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UK cities eye asset sales to Middle East
Birmingham approached by sovereign funds while Liverpool is reviewing assets, and Somerset is selling farms.
September 22, 2010 1:12 by Reuters
One Conservative Party councillor, who asked not to be named, said the council could raise funds by selling its 19 percent stake in Birmingham international airport.
Britain’s sixth busiest airport is worth about 870 million pounds, based on the 420 million pounds the Ontario Teachers’ Pension Plan and Australia’s Victorian Funds Management paid for a 48 percent stake in 2007.
Such a sale would have long-term strategic and financial implications, however, and Brew was less keen on sales of anything other than real estate assets, saying he knew of no plans to sell the NEC or the council’s airport stake.
“They generate good returns and they have a good asset value… Now is not the time to review those type of assets because you would not get the maximum value,” he said.
Birmingham airport reported a net profit of 0.6 million pounds for the year to end-March, down from 9.9 million pounds in 2008/09. The council earned a dividend income of 0.4 million pounds for the year to end-March, down from 2 million pounds.
The council, which according to Brew owns about 40 percent of Birmingham, has a total capital budget for the next three years of just under 1.5 billion pounds.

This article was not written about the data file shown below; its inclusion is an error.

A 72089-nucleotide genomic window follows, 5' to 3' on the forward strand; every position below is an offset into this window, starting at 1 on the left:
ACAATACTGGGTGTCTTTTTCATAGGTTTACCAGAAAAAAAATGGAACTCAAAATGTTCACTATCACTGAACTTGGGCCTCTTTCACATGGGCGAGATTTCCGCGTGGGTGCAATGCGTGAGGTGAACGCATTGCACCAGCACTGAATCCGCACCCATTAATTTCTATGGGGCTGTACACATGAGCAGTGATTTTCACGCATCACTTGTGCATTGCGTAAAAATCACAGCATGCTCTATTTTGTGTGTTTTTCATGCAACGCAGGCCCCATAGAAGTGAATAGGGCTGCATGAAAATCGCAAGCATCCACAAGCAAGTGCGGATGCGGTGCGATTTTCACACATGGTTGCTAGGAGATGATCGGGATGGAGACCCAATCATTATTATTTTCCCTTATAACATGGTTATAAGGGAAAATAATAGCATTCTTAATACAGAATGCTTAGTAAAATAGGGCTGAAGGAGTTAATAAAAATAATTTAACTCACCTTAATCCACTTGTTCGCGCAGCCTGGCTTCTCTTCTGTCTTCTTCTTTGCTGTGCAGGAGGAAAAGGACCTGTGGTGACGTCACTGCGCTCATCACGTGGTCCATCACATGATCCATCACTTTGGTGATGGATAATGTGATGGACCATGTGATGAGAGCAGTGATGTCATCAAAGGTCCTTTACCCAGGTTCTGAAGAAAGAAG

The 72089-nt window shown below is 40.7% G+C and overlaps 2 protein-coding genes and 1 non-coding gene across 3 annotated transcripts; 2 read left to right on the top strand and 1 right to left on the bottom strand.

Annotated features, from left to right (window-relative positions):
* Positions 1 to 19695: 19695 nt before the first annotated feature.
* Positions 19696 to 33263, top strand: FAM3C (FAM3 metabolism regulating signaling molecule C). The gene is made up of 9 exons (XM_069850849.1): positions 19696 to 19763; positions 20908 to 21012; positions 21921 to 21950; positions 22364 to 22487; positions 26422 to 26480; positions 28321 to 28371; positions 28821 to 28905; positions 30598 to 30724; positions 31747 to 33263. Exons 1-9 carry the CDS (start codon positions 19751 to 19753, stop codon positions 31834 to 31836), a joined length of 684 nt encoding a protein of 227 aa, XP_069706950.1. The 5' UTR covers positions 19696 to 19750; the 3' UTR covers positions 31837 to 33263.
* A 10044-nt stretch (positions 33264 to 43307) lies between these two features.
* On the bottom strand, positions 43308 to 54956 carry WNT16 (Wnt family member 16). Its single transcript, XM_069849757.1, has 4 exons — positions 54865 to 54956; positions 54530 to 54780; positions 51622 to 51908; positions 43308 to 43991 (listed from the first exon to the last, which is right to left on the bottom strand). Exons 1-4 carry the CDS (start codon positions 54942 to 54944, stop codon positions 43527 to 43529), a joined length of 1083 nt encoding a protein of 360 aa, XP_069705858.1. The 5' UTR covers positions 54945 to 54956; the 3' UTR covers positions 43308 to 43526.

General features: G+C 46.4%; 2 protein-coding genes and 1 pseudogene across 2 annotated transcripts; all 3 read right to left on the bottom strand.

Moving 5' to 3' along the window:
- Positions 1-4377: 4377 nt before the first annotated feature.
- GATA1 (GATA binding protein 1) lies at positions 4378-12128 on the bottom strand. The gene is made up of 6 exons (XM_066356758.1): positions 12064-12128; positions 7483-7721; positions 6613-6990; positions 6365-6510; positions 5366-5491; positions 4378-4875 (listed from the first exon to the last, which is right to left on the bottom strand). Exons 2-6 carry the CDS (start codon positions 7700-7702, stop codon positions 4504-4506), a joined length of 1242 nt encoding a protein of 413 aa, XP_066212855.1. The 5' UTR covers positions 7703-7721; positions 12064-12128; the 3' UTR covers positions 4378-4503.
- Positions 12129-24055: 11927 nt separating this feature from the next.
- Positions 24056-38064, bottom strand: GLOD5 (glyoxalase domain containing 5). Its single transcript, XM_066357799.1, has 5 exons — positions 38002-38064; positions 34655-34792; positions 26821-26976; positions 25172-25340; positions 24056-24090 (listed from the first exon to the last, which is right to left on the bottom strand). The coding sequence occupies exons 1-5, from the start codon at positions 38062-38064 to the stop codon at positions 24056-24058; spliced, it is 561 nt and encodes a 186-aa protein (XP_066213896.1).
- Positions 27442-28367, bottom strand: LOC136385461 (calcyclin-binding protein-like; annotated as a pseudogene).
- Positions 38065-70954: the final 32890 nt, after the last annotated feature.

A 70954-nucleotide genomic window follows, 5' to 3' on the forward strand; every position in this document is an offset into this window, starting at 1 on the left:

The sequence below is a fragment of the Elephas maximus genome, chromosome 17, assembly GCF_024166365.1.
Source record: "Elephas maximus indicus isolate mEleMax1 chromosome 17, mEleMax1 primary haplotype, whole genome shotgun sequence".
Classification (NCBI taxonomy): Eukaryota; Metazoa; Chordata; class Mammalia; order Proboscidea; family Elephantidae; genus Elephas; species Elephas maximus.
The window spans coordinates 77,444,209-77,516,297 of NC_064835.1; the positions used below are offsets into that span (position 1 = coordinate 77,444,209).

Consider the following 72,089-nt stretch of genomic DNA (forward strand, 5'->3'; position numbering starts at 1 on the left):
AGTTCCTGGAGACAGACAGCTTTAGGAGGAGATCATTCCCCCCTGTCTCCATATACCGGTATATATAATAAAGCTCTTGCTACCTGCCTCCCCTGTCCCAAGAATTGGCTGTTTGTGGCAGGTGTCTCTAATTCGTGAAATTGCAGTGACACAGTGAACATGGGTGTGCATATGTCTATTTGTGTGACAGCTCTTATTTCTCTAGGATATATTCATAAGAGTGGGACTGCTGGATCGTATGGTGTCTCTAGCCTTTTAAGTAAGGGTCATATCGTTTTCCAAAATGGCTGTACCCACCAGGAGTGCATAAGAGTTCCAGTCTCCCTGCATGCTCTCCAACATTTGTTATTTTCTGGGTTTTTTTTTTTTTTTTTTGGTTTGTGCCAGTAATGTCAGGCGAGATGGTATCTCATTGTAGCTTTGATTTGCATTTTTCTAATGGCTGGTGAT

“We will fund that by a number of means and included in that will be capital receipts from the sale of properties we have that are surplus to requirements,” said Brew.
Other big items sitting on the council’s balance sheet include about 2 billion pounds worth of social housing, equating to a third of its total fixed assets.
“We are looking at a number of situations,” said Brew, pointing out the city’s track record for attracting investment.
“We have strengthened our links with China … we also have links with India and we’re trying to link in with their economies and bring people over.”
Cadbury’s Bournville chocolate plant is now owned by Kraft, Hong Kong billionaire Carson Yeung controls Birmingham City Football Club, India’s Tata Motors operates Jaguar Land Rover and China’s SAIC now owns the MG Rover assets at Longbridge.
(By Lorraine Turner. Additional reporting by Golnar Motevalli, Paul Hoskins, Sinead Cruise, Daryl Loo and Raissa Kasolowsky; Writing by Paul Hoskins, editing by Dan Lalor and Elaine Hardcastle) ($1 = 0.6403 pound)